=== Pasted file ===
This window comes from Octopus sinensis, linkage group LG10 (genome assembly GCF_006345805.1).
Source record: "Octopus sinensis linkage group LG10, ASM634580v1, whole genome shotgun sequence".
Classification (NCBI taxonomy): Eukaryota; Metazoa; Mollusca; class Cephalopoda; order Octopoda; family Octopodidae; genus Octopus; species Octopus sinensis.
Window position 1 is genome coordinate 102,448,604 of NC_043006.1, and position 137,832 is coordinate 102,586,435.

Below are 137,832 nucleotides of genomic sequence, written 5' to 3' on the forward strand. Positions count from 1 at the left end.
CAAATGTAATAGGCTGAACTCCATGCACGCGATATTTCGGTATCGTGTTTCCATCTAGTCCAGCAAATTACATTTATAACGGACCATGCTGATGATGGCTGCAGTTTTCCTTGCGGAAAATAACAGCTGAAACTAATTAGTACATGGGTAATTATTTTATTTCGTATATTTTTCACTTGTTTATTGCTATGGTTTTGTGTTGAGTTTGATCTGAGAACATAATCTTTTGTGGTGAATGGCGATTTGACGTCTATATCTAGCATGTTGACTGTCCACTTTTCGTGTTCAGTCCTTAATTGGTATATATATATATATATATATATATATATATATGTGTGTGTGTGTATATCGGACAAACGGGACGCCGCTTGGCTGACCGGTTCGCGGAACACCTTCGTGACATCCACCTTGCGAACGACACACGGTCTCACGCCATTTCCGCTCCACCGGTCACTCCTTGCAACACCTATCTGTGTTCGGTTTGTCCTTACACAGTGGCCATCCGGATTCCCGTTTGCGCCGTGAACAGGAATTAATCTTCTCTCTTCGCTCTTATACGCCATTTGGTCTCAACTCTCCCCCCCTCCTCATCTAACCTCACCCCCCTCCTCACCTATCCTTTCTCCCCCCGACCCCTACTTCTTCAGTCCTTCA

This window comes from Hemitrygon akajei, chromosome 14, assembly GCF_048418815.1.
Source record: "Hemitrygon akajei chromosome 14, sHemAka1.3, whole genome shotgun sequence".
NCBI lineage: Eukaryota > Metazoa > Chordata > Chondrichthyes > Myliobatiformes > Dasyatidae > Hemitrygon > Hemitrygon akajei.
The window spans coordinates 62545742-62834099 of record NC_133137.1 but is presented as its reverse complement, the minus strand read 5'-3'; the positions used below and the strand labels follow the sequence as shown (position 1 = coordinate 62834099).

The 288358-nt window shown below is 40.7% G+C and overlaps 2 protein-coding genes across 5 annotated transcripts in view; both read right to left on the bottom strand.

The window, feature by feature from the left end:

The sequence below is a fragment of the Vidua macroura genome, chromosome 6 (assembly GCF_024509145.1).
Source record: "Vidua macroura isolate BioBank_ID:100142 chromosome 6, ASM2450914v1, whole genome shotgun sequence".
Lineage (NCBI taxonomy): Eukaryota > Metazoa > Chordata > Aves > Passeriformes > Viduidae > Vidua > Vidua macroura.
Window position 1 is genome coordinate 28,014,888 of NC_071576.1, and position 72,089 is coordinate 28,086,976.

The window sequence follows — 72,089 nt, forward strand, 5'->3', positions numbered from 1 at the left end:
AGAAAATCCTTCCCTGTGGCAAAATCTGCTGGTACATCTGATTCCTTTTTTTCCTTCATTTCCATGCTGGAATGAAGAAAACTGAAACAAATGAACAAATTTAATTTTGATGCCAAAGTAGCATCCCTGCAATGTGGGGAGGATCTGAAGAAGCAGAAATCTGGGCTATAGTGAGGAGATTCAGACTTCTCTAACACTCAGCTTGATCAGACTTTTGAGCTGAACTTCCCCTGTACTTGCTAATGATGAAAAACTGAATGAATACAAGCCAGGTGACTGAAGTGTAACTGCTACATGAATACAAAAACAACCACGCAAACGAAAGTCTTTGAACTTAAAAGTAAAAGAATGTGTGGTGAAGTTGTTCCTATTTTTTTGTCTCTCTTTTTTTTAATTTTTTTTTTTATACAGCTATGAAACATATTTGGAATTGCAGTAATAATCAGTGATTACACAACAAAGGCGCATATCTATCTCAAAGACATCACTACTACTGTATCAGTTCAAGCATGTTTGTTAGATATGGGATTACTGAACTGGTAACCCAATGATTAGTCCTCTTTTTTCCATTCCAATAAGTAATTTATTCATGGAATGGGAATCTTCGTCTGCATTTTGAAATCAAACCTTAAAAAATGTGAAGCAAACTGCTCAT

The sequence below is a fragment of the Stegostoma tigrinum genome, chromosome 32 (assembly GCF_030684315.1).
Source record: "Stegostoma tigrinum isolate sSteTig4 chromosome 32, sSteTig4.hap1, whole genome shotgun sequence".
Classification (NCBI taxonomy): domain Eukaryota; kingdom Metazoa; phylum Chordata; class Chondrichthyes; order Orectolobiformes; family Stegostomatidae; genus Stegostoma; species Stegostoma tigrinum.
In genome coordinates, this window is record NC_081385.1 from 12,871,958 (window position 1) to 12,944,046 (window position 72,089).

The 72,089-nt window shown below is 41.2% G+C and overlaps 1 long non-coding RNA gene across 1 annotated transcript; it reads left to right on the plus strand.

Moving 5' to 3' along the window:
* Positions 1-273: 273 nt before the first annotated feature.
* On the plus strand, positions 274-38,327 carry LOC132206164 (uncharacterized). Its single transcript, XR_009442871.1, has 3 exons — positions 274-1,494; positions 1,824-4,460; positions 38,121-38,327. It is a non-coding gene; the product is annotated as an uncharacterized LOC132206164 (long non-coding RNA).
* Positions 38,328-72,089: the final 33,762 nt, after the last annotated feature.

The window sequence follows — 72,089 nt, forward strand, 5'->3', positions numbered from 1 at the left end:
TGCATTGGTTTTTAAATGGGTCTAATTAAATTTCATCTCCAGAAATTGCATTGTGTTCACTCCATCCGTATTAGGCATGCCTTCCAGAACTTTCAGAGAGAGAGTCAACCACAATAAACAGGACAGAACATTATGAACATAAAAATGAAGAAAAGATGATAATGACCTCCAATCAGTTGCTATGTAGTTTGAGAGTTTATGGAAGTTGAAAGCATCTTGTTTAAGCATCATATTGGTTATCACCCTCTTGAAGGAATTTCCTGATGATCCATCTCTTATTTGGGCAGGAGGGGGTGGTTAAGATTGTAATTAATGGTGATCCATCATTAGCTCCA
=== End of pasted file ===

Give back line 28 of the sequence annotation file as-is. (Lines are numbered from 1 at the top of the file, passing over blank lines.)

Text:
The window sequence follows — 72,089 nt, forward strand, 5'->3', positions numbered from 1 at the left end: